I recently returned from a five-day convention of the Cactus and Succulent Society of America, held in Tempe, Arizona. That’s right, I’m a cactus and succulent nerd. For the past forty years I’ve been growing and collecting cactus and succulents, and some of the very first plants I acquired are still alive and in my collection.
In Tempe, 350 of us listened to talks and lectures by botanists and growers from all over the world. Gideon Smith, a Mandela University professor from South Africa, entertained us with stories and photos about the unique plants and history of that part of the world; Ernesto Sandoval spoke about his favorite cactus species in Brazil; Rob Wallace, PhD, gave a talk entitled “The sexual habits of cactus.” You get the picture; Botanical Latin was the language of the day and we nerds reveled in it.
Like most conventions, there was a banquet dinner (rubber chicken, of course), lots of “thank you’s” to volunteers and various awards given. An auction was held, and priceless specimens of rare plants were bought at ridiculously high prices, all for a good cause, of course. And there were the plant vendors, who had set up tables covered with cactus and succulents, all for sale to us cactus and succulent nerds. We snatched ’em up.
Everyone there was a collector, some as hobbyists like me, and others as professionals. The plant collector, given the number of plant species in the world, generally must focus on a particular family of plants, like aloes or agaves, for example. Whatever the focus, however, the care of living things, often for a lifetime, breeds an appreciation of nature overall, and its remarkable, stunning diversity.
That diversity, and appreciation of it, permeates the soul of plant collectors. Growing and collecting plants is not merely the simple fulfillment of desire; taking on the responsibility for preserving life runs deeper than that. In his work, the late, French psychoanalyst Jacques Lacan identified what he termed “jouissance,” a pleasure so attractive and compelling it’s almost “sexual” in nature; accordingly, we plant lovers sometime refer to ourselves as Hortisexual.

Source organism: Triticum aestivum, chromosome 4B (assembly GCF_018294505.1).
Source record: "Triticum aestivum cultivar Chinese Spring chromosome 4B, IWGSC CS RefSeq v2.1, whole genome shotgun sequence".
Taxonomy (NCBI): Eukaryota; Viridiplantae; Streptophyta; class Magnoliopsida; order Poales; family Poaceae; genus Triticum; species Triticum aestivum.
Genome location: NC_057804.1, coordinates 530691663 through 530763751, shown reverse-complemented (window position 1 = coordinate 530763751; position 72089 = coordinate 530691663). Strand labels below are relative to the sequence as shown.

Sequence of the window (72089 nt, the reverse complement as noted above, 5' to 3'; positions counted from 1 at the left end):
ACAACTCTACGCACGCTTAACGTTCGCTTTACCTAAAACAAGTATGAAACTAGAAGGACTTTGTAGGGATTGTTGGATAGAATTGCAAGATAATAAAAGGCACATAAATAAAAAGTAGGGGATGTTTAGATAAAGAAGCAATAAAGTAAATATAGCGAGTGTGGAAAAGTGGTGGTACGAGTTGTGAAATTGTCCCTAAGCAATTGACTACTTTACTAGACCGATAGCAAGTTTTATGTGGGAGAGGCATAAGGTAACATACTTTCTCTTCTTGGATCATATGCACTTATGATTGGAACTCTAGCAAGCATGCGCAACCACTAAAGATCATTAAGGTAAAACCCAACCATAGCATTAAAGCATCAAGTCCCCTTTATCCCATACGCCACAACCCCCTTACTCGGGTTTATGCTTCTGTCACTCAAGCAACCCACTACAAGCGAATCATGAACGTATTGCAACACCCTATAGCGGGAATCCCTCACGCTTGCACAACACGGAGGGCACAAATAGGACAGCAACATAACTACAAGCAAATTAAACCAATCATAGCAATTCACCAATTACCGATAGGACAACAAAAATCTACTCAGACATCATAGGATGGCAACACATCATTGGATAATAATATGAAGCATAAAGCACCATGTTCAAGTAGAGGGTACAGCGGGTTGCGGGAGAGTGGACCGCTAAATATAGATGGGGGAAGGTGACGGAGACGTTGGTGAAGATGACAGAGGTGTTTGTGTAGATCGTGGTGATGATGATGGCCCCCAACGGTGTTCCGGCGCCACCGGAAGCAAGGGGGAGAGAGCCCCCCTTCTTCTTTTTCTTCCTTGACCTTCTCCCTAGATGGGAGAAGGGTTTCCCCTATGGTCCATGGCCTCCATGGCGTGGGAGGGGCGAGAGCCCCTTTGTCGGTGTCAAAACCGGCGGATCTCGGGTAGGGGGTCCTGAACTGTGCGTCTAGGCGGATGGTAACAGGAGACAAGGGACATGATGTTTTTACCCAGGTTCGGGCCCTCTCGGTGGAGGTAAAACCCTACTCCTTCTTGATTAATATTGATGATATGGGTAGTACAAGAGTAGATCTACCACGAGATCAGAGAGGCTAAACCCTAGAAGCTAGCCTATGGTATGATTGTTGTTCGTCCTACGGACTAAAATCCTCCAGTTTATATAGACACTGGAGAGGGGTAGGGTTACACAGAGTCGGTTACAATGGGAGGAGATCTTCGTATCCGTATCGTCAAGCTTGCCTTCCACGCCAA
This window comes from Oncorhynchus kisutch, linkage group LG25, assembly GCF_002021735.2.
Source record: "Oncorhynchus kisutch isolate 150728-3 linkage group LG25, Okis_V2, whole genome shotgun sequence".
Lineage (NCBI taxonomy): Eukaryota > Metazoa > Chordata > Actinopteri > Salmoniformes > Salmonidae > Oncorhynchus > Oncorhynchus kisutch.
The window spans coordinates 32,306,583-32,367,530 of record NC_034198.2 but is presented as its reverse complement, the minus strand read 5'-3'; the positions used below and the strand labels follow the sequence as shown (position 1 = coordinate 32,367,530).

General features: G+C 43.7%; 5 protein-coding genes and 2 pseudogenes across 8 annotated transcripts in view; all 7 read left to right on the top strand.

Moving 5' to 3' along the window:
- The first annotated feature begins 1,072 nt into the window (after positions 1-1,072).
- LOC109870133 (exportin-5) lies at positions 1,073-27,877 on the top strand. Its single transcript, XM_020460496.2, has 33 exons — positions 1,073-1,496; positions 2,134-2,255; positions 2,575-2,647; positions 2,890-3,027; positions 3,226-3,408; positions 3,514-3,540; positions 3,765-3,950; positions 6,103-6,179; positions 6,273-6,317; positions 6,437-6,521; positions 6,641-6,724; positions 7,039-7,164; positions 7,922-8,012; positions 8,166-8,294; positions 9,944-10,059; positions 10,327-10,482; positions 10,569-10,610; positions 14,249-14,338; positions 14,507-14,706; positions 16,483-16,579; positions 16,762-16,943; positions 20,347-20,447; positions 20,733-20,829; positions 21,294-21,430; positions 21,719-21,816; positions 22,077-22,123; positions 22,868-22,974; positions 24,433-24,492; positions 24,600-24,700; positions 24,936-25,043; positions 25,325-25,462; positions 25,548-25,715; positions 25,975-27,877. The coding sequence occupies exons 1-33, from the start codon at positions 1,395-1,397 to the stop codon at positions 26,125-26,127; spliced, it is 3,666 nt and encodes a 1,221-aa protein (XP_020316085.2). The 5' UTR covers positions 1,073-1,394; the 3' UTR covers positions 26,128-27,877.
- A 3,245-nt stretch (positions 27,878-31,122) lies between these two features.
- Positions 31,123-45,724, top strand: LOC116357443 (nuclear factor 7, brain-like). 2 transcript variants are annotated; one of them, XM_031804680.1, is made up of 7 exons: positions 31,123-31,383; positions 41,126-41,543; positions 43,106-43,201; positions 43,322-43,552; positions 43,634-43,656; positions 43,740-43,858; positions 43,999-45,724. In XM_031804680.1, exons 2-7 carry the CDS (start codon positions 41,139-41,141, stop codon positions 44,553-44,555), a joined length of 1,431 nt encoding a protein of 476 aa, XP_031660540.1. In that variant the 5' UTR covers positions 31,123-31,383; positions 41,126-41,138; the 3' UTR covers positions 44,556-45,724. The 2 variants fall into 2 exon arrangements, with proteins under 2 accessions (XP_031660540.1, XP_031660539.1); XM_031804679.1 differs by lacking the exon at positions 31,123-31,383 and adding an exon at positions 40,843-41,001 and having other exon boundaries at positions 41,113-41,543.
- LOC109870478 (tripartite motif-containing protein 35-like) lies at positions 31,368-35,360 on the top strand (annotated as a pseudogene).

Gazing at my collection as the late afternoon sun highlights the myriad forms and colors of my plants, I sometimes fall into a powerful reverie, almost trance-like in its character. The shapes, spots and textures all together manifest what the Sufi’s call the experience of “unity through multiplicity” or what the Buddhist Heart Sutra designates as the samadhi of “profound illumination,” which elucidated by Tibetan teachers means “perception of the profound in the enumeration of phenomena.”
In this way all of life, including humanity, can be appreciated as nature’s great display; the diversity and speciation of living things unites us in a seamless web of interconnectedness, the Hindu “Jewel net of Indra.” The individual particularities of each plant and each person are the jewel-like expression of a unifying life-force now billions of years old: exuberant, resilient, creative, colorful, energetic and irrepressible.
On a tour of the Desert Botanical Garden, we learned that cactus are the fifth most threatened living species on the planet. It’s city sprawl and development that’s the main reason for it, whether in Brazil, South Africa or Arizona. This fact was not lost on us cactus and succulent nerds, those who appreciate the unique forms and varied character of these botanical wonders.